The Tunsil Trade One Year Later ... And Why It Still Makes Sense

The Miami Dolphins traded tackle Laremy Tunsil in a mega deal Sept. 1, 2019 and it was part of a massive rebuilding project that appears right on track
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Even though news had leaked out the day before, it was exactly one year ago, on Sept. 1, 2019, that the Dolphins finalized one of the most shocking trades in franchise history.

On that day, they sent emerging star left tackle Laremy Tunsil to the Houston Texans in a mega deal that involved four players and five draft picks.

One year later, it's still hard to argue against the logic of the trade.

For record-keeping purposes, the trade saw the Dolphins acquire first-round picks in 2020 and 2021 and a second-round pick in 2021 along with offensive tackle Julién Davenport and defensive back Johnson Bademosi in exchange for Tunsil, wide receiver Kenny Stills, a 2020 fourth-round pick and a 2021 sixth-round selection.

Unlike other moves they made in the run-up to the 2019 regular season when they set about to change the direction of the franchise by moving on from high-profile players to accumulate cap space and draft capital, the Dolphins weren't necessarily set from the start on trading Tunsil.

This was more a case of the Texans simply making an offer the Dolphins couldn't refuse.

While Stills clearly was the second-best player involved in the trade, this still came down to basically trading Tunsil for three first- or second-round picks.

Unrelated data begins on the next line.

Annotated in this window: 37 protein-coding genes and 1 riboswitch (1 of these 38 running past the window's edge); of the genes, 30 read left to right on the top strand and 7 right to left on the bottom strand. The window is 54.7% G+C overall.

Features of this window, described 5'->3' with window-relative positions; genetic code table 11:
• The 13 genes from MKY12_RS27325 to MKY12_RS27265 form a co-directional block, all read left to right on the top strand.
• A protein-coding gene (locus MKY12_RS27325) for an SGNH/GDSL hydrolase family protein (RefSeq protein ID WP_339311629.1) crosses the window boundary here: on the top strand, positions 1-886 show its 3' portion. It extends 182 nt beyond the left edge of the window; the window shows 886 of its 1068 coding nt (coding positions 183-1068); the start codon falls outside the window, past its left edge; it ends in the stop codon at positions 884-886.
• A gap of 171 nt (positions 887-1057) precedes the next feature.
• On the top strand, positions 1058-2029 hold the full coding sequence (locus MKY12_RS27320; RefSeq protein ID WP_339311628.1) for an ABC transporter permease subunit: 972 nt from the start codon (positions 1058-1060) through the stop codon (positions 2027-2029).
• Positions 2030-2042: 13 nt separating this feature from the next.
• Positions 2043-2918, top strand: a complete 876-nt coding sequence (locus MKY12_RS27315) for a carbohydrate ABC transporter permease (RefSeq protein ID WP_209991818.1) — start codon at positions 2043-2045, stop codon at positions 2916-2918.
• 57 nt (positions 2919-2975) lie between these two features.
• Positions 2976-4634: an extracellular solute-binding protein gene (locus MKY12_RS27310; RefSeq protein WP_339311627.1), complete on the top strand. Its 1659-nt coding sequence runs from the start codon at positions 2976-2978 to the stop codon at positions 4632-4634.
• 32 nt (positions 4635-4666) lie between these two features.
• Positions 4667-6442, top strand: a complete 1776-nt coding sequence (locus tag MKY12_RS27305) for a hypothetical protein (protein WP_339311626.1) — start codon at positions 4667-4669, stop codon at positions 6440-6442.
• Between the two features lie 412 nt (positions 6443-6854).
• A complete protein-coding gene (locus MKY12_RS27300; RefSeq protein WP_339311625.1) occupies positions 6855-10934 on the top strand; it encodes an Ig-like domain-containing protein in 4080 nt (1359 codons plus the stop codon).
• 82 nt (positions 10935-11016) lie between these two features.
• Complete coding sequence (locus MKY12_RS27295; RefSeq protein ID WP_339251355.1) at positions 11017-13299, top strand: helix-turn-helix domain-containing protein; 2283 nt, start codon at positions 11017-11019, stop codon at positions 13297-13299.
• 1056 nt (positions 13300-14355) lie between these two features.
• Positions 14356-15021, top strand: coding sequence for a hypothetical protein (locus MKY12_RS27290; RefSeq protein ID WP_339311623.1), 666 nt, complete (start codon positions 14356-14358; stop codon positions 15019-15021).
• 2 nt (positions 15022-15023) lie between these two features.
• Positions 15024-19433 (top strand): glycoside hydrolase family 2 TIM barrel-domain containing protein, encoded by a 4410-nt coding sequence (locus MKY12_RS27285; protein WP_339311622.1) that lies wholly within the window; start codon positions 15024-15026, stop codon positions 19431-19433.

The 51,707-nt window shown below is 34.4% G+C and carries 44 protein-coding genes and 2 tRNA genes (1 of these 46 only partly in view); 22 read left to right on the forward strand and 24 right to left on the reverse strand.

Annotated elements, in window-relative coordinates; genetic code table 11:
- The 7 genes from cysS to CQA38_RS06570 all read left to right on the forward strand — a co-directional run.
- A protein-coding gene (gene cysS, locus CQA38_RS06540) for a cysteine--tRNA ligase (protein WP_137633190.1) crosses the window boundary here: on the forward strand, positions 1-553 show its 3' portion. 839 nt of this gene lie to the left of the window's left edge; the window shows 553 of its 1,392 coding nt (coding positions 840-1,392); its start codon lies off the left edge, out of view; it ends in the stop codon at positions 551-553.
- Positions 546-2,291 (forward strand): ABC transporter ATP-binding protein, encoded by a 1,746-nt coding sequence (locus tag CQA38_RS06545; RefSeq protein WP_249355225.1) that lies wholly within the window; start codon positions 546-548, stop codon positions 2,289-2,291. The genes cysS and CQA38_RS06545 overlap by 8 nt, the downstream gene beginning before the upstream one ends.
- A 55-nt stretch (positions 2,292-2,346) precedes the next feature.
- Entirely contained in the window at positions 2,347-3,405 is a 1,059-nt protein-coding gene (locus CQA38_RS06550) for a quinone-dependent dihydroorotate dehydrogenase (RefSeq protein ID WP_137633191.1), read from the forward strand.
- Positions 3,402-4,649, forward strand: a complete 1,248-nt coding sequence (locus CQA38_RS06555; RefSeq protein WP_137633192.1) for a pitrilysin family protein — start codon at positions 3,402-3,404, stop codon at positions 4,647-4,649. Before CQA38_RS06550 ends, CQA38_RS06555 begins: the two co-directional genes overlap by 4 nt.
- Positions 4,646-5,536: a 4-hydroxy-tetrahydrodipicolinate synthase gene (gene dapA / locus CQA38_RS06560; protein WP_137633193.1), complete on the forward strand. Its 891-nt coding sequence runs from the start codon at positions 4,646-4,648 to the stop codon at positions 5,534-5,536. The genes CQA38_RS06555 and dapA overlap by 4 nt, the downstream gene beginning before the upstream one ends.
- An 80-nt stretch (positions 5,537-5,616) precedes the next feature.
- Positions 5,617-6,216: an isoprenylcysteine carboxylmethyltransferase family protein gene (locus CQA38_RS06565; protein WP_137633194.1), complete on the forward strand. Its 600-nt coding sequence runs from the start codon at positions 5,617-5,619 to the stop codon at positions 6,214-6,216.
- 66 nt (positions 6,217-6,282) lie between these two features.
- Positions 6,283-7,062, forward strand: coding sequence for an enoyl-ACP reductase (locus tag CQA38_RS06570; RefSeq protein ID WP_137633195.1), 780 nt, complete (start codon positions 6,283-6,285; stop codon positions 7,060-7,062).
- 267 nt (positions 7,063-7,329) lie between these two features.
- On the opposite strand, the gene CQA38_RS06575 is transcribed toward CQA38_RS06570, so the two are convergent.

Now, Tunsil is a good left tackle, but he's not worth three premium picks. Sure, he made the Pro Bowl for the first time in 2019, though he did lead the NFL in penalties and actually might have had a better season for the Dolphins in 2018 — but the Pro Bowl voting being what it is, he first had to make a name before actually getting the votes.

As a reminder, the Dolphins used that 2020 first-round pick into Auburn cornerback Noah Igbinoghene and ironically re-acquired their fourth-round pick from Houston to take guard Solomon Kindley.

Both Igbinoghene and Kindley could end up playing significant roles for the Dolphins in 2020. Bademosi was gone from the Dolphins roster by mid-October last year, but Davenport not only is still with the team, he started eight games last season, including the final seven at left tackle.

But it certainly appears as though it will be first-round pick Austin Jackson, drafted with the draft choice obtained from Pittsburgh in the Minkah Fitzpatrick, who will start at left tackle Sept. 13 against New England. Davenport actually is no lock to make the roster, though head coach Brian Flores praised his progress Tuesday morning.

“He’s made a lot of improvements," Flores said. "He’s stronger. He made a lot of gains in the offseason. His technique, his footwork is a lot better. He’s made a lot of improvement. Obviously he started some games last year. I’ve been very happy with him. I’ve seen a lot of improvement. We’d have no problem putting him in a game.”

This trade, though, was about the draft picks. And there was a financial component as well because Tunsil was headed into his fourth season last September and the Texans ended up giving him a new three-year, $66 million contract in April.

Yes, the Dolphins still could use Tunsil, but to sacrifice having him on the roster, they got a lot of draft picks and saved themselves having to dish out a big contract.

Even though Tunsil likely wasn't part of the planned purge, this move certainly fit in with the big picture.